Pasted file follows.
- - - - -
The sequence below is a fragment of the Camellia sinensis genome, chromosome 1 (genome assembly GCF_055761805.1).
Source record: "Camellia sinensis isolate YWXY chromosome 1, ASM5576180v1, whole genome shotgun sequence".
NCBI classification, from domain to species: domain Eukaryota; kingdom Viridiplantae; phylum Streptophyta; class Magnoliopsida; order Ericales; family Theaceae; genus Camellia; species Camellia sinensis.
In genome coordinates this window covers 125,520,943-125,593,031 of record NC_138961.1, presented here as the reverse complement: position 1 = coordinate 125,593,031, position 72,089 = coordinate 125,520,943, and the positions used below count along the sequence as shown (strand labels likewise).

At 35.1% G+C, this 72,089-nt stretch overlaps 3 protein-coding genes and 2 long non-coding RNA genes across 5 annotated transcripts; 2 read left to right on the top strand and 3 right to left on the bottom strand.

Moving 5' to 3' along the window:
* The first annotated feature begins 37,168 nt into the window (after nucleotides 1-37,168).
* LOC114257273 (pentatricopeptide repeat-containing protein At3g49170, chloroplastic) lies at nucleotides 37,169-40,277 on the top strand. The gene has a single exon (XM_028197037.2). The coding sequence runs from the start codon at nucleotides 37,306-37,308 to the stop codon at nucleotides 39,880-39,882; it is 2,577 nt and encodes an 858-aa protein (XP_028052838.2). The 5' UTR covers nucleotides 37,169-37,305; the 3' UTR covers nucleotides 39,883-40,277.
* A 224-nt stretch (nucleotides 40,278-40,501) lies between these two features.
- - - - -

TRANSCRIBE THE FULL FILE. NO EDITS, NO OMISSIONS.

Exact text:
The sequence below is a fragment of the Camellia sinensis genome, chromosome 1 (genome assembly GCF_055761805.1).
Source record: "Camellia sinensis isolate YWXY chromosome 1, ASM5576180v1, whole genome shotgun sequence".
NCBI classification, from domain to species: domain Eukaryota; kingdom Viridiplantae; phylum Streptophyta; class Magnoliopsida; order Ericales; family Theaceae; genus Camellia; species Camellia sinensis.
In genome coordinates this window covers 125,520,943-125,593,031 of record NC_138961.1, presented here as the reverse complement: position 1 = coordinate 125,593,031, position 72,089 = coordinate 125,520,943, and the positions used below count along the sequence as shown (strand labels likewise).

At 35.1% G+C, this 72,089-nt stretch overlaps 3 protein-coding genes and 2 long non-coding RNA genes across 5 annotated transcripts; 2 read left to right on the top strand and 3 right to left on the bottom strand.

Moving 5' to 3' along the window:
* The first annotated feature begins 37,168 nt into the window (after nucleotides 1-37,168).
* LOC114257273 (pentatricopeptide repeat-containing protein At3g49170, chloroplastic) lies at nucleotides 37,169-40,277 on the top strand. The gene has a single exon (XM_028197037.2). The coding sequence runs from the start codon at nucleotides 37,306-37,308 to the stop codon at nucleotides 39,880-39,882; it is 2,577 nt and encodes an 858-aa protein (XP_028052838.2). The 5' UTR covers nucleotides 37,169-37,305; the 3' UTR covers nucleotides 39,883-40,277.
* A 224-nt stretch (nucleotides 40,278-40,501) lies between these two features.